A handy mobile app designed to help users get the most of all the TV out there.
TVme is a mobile application designed to solve users’ pain points. It was created as part of a two week project at General Assembly.
Switching between streaming platforms and keeping track of all the TV recommendations you’ve been given can be a headache. TVme would allow users to have all their TV needs met in one place, and would make choosing what to watch more enjoyable.
This case study will walk you through my design process, following the double diamond model of discover, define, develop and deliver.
The starting point for this project was to find a single user’s pain point, and go from there. I began my research by interviewing Cam, who finds he feels overwhelmed when he is choosing what to watch on TV. I put all of the insights from our interview into an affinity map:
Based on this I discerned three key insights:
- He likes that there is so much choice of TV, but finds choosing what to watch difficult because he has to switch between multiple different platforms
- He gets ideas for what to watch from multiple different sources, and records these ideas in lots of different places, so when it comes to choosing he struggles to remember these ideas or where to find them
- He loves talking about shows with his friends, getting their recommendations and watching the same shows as them — but he wishes this wasn’t such a separate process from actually watching TV
Interviewing four more users I added their insights to an affinity map:
I found that they reinforced all of the insights from the original interview, and there were a few additional pain points they had:
- Too many shows visible on one screen can be overwhelming
- I’m sometimes put off a platform by adverts or extra costs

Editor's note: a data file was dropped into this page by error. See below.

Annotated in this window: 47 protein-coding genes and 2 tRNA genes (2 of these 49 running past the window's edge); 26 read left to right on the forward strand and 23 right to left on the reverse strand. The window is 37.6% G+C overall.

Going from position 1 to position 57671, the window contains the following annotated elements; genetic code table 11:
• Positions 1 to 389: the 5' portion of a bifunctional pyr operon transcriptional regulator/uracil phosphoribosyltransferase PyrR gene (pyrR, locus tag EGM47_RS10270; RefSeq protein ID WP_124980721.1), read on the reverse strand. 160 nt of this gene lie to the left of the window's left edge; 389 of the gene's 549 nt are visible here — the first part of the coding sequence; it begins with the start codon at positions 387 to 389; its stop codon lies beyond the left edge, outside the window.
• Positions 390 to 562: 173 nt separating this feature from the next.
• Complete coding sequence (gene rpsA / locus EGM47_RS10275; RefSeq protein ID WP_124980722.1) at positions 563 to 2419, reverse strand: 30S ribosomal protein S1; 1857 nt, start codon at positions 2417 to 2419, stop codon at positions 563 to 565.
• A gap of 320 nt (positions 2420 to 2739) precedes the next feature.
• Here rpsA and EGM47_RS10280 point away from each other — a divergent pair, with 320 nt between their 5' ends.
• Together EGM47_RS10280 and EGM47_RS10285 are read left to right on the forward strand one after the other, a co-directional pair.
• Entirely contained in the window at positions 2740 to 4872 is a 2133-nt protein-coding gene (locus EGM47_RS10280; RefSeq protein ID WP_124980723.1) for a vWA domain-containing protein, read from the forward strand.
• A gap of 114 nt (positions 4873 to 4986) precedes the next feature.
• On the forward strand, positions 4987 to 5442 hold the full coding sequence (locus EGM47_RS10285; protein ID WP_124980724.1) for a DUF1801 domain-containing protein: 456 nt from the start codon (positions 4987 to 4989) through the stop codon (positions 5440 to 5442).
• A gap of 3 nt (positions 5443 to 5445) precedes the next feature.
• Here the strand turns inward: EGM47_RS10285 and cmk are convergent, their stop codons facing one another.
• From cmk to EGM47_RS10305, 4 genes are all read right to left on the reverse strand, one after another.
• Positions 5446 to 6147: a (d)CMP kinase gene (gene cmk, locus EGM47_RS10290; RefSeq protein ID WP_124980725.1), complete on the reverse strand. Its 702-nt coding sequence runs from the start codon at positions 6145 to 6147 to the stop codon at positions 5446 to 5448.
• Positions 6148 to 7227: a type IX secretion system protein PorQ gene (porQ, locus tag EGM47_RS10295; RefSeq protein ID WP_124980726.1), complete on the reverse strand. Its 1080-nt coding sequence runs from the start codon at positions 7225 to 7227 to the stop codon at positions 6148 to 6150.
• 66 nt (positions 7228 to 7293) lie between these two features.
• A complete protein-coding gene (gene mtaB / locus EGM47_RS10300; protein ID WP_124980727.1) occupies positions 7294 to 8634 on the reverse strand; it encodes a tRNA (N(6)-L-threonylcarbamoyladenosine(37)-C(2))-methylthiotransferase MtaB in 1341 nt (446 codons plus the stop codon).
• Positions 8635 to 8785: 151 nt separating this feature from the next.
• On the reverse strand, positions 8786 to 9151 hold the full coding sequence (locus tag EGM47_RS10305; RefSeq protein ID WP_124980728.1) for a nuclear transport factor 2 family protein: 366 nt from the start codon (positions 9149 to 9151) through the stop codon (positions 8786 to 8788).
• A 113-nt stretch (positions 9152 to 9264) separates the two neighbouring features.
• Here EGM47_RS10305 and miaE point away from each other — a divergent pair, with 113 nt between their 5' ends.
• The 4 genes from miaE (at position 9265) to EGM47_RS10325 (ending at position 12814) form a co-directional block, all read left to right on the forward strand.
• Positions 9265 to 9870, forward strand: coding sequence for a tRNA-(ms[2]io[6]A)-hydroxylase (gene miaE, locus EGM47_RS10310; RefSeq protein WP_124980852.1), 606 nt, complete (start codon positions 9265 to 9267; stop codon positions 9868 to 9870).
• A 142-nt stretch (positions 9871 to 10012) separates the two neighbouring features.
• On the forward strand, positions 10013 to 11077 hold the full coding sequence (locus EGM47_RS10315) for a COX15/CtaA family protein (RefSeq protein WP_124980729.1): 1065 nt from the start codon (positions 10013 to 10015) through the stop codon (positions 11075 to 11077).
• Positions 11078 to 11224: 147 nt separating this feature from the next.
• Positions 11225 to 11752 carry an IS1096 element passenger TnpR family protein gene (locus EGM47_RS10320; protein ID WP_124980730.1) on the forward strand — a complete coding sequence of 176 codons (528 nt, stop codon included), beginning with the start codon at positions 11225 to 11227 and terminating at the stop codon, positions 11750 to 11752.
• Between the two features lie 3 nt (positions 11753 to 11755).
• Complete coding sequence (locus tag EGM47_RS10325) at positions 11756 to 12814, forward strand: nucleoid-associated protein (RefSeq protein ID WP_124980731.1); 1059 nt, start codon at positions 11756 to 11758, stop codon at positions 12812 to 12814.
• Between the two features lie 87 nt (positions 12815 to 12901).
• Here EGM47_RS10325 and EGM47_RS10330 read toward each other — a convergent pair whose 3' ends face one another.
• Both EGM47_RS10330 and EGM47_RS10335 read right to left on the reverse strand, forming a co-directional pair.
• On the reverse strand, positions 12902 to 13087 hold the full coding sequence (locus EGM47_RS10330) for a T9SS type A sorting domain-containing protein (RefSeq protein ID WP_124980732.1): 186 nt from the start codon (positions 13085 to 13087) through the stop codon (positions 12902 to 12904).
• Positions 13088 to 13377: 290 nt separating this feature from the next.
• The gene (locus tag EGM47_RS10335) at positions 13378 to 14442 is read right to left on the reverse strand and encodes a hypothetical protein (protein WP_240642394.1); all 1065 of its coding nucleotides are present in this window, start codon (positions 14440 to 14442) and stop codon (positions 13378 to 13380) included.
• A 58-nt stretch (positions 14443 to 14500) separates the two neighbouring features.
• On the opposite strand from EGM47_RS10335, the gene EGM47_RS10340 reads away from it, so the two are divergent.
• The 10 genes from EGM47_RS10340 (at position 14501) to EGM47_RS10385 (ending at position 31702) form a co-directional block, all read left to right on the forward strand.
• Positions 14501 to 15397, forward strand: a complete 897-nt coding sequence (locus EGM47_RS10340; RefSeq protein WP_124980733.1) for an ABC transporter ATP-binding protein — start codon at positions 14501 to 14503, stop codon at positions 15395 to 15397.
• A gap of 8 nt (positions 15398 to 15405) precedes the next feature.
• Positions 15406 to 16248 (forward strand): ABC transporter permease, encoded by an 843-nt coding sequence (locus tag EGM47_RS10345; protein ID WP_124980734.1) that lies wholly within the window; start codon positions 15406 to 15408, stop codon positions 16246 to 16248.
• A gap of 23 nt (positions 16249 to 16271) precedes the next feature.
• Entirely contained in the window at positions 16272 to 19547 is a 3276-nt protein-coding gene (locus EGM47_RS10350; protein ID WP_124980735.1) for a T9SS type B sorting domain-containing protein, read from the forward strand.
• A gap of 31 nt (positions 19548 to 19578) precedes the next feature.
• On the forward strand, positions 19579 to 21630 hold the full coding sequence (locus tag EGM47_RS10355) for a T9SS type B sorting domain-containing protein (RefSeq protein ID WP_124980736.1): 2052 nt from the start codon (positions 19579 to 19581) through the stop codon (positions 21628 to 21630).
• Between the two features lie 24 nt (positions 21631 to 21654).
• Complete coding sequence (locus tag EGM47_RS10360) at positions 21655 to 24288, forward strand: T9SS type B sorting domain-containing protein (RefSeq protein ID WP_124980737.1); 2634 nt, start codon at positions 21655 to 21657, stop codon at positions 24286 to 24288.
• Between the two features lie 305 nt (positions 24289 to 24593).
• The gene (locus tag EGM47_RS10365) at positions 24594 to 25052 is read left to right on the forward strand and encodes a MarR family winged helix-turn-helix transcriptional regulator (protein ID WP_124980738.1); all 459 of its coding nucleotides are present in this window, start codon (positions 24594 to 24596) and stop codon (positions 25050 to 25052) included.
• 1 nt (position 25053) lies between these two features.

- The huge volume of shows that are promoted by platforms are often bad, samey and not suited to me
I created a user persona to help me refine the key needs and frustrations of my users. Keeping Emma in mind throughout the process would remind me of and help me to empathise with the user I was designing for.
In order to help clarify my insights into a single problem statement, I mapped out Emma’s journey as she tries to choose what to watch.
This brought into focus for me the biggest pain point — flicking between various platforms to find what to watch. Based on this, I defined my problem as:
‘Emma needs a single platform that allows her to watch TV perfectly tailored to her, that unifies all the platforms she subscribes to and all the recommendations she receives, as she currently feels she is not getting the most out of all the TV available to her.’
With Emma in mind, I began to ideate on a solution:
- Since the main problem was having to flick between streaming platforms, I needed to design an app that unified all the shows from all Emma’s streaming platforms in one place
- Emma struggles to keep track of all her recommendations, and wants to see shows that are tailored just to her, so she would need an app that takes note of her preferences when she sets up an account, as well as while she uses the app
- Emma would also need to be able to refine the list of shows by selecting whether she is happy to watch adverts and extra costs
I mapped a user flow for setting up the app and choosing a show to fit these needs: